This seems typical of the world of publishing today. Many publishers are merely money making machines, with little regard for either students, or knowledge. Unfortunately, as publishers adopt more and more predatory practices, they end up pissing off both students and professors. There is one major academic publisher in my field Cengage (who operate under many other names), whose books I now refuse to use. They update editions every three years, doing little more than changing page numbers and changing the order of exercises. Each new edition comes with a substantial price hike and force me to rework sections of my classes. The result of this? I now have the equivalent of an on-line text I have developed myself over the years. So, they have lost the business.
It is the very same publishing houses who are mean about sending us desk copies and charge us for them, if we do not adopt their texts. Again, they end up as losers, as there is no incentive to use their texts. They also get pissy when we sell the books that they send to us, without our asking. This again is silly. In the State in which I teach, professors have not had a pay rise in four years, so a few bucks to buy lunch was a welcome perk. Stopping this perk does not make us like them any more.
That being said, not all publishers are like this. Some keep their editions for a long time and do not change much when they bring out new editions. A good example of this is Oxford University Press. So, when I need to use a text for a class, all the business goes to OUP. This is the correct way to do business in publishing. It should not be about quarterly results, but rather about building and maintaining long term relationships. The technological innovation described in the post is just yet another step in the wrong direction. Eventually though, publishers will have to work out the errors of their ways, or perish./p
I have signed the boycott petition. It is great to have such an opportunity. The reason I signed is because I work at a State university and as such I am a public servant of the State. Doing research is what I am paid to do by the people of my State. However, once research is completed, it needs to get published. I can post it to various sites, but that does little good -- as others have noted, publication in a 'good' place matters. That is what gets visibility. So, I send a paper to a journal. The editorial assisants then send the paper out to referees. The referees are also usually other professors, frequently work at other State institutions. The referees produce reports and make recommendations about whether the paper should be published. However, referees also work for free. If the paper gets accepted, there are usually some changes that need to be made. No problem. Thus far, the whole process is State funded and nobody has made a dime, other than their salary.
The next step is where the the trouble starts. Before the paper will be given final acceptance for publication by the journal, I am required to sign over the entire copyright to the publishers! Thus, far in the process, they have done nothing. Yet, from this point on, they get to profit from my work and that of the referees.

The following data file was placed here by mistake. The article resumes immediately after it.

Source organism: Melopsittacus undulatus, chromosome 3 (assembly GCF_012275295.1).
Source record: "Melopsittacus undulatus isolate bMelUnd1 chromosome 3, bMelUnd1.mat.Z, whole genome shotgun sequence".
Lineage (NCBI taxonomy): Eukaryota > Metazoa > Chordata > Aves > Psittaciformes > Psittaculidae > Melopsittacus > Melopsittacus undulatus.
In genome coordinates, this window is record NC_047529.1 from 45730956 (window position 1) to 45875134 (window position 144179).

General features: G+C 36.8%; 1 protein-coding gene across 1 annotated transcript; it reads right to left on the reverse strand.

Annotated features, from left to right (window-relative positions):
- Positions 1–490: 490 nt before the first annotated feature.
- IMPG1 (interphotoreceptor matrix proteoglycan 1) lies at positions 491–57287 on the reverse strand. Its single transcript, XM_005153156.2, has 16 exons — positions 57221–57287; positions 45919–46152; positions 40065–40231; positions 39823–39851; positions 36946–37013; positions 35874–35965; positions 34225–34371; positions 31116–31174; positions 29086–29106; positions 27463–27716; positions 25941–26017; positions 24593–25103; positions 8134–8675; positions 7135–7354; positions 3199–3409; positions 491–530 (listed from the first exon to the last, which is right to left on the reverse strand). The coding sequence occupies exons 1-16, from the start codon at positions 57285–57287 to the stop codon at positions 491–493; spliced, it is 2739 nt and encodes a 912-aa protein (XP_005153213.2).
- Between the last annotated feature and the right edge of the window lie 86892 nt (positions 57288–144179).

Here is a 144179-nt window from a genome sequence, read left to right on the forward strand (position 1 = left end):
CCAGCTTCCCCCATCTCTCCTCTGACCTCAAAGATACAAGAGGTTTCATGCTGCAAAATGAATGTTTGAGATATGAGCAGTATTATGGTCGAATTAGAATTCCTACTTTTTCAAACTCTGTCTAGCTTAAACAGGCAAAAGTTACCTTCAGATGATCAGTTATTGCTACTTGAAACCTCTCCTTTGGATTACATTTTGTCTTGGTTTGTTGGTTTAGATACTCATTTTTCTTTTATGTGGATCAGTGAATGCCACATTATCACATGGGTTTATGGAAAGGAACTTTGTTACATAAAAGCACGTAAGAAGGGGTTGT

Publishers will provide
If someone wants to read my paper, they must have access to a library with a subscription to the journal. Subscriptions to journals are massively expensive. Should a member of the people of my State want to have access to my work, if they cannot find a library with access, then they must pay the journal publishers for the right to do so.
What is laughable is that the publishers now also do things like offering an option to have the paper available on-line for free. However, to exercise this option, they want *me* to pay them a large fee. This is a crazy set up. They have added little yet get all the cash.
In all fairness, different publishers have different policies on all this. Elsevier (along with Kluwer) just happen to have both the most restrictive policies coupled with the highest prices. However, if I want to get my work out there, or get a promotion (I already have tenure), then I have to play the game the publishers run with fewer morals than a mafia protection racket.
These then are the frustrations that made me sign the anti-Elseview petition. It is makes me mad. The petition shows that I am not alone in this. Perhaps one day Congress will do something useful and outlaw the practices of the publishers. However, as the publishers use their ill gotten gains from the work of others to pay high priced lobbying firms, I doubt this will happen any time soon.
All that being said, there is one tiny plus side. We professors are pretty smart cookies. There are many ways of getting access to materials, even if the library does not have a subscription. This means that there is a thriving set of back-channels that the greed of publishers have created. More than that, I am not prepared to say.
Two wrights don't make a rong, they make an airplane. Or bicycles.